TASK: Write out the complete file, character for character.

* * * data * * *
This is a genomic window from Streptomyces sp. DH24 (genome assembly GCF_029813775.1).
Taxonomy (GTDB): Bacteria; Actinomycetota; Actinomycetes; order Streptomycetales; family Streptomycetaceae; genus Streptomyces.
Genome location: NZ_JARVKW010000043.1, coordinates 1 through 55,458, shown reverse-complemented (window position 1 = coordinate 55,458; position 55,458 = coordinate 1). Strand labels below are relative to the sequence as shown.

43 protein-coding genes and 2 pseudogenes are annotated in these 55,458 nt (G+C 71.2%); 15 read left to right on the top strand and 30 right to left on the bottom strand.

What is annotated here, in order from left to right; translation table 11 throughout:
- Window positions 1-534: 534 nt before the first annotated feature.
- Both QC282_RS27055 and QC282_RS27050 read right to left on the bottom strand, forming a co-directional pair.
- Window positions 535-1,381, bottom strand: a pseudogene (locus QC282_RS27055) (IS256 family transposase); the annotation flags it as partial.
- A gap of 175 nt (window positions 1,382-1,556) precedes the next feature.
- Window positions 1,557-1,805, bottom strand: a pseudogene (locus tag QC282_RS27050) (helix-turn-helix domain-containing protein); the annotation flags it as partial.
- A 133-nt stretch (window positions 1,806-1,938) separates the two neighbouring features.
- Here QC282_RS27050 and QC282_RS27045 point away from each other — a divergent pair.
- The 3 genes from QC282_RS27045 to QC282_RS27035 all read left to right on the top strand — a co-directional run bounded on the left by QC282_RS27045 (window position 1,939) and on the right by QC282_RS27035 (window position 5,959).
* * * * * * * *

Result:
This is a genomic window from Streptomyces sp. DH24 (genome assembly GCF_029813775.1).
Taxonomy (GTDB): Bacteria; Actinomycetota; Actinomycetes; order Streptomycetales; family Streptomycetaceae; genus Streptomyces.
Genome location: NZ_JARVKW010000043.1, coordinates 1 through 55,458, shown reverse-complemented (window position 1 = coordinate 55,458; position 55,458 = coordinate 1). Strand labels below are relative to the sequence as shown.

43 protein-coding genes and 2 pseudogenes are annotated in these 55,458 nt (G+C 71.2%); 15 read left to right on the top strand and 30 right to left on the bottom strand.

What is annotated here, in order from left to right; translation table 11 throughout:
- Window positions 1-534: 534 nt before the first annotated feature.
- Both QC282_RS27055 and QC282_RS27050 read right to left on the bottom strand, forming a co-directional pair.
- Window positions 535-1,381, bottom strand: a pseudogene (locus QC282_RS27055) (IS256 family transposase); the annotation flags it as partial.
- A gap of 175 nt (window positions 1,382-1,556) precedes the next feature.
- Window positions 1,557-1,805, bottom strand: a pseudogene (locus tag QC282_RS27050) (helix-turn-helix domain-containing protein); the annotation flags it as partial.
- A 133-nt stretch (window positions 1,806-1,938) separates the two neighbouring features.
- Here QC282_RS27050 and QC282_RS27045 point away from each other — a divergent pair.
- The 3 genes from QC282_RS27045 to QC282_RS27035 all read left to right on the top strand — a co-directional run bounded on the left by QC282_RS27045 (window position 1,939) and on the right by QC282_RS27035 (window position 5,959).